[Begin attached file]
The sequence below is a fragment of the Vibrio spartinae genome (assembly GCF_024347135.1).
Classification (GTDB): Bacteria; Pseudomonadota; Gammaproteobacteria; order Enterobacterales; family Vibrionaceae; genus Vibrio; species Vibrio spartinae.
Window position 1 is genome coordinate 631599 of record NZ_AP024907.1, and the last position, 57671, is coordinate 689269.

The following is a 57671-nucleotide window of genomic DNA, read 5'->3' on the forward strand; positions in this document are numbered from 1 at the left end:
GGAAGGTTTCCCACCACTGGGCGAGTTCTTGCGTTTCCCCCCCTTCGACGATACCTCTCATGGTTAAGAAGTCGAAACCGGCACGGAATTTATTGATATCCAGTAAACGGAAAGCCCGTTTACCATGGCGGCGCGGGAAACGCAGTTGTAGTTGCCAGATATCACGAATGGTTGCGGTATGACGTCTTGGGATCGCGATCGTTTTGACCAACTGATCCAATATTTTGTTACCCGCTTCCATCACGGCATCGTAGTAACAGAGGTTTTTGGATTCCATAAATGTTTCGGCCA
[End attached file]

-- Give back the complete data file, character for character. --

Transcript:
The sequence below is a fragment of the Vibrio spartinae genome (assembly GCF_024347135.1).
Classification (GTDB): Bacteria; Pseudomonadota; Gammaproteobacteria; order Enterobacterales; family Vibrionaceae; genus Vibrio; species Vibrio spartinae.
Window position 1 is genome coordinate 631599 of record NZ_AP024907.1, and the last position, 57671, is coordinate 689269.

The following is a 57671-nucleotide window of genomic DNA, read 5'->3' on the forward strand; positions in this document are numbered from 1 at the left end:
GGAAGGTTTCCCACCACTGGGCGAGTTCTTGCGTTTCCCCCCCTTCGACGATACCTCTCATGGTTAAGAAGTCGAAACCGGCACGGAATTTATTGATATCCAGTAAACGGAAAGCCCGTTTACCATGGCGGCGCGGGAAACGCAGTTGTAGTTGCCAGATATCACGAATGGTTGCGGTATGACGTCTTGGGATCGCGATCGTTTTGACCAACTGATCCAATATTTTGTTACCCGCTTCCATCACGGCATCGTAGTAACAGAGGTTTTTGGATTCCATAAATGTTTCGGCCA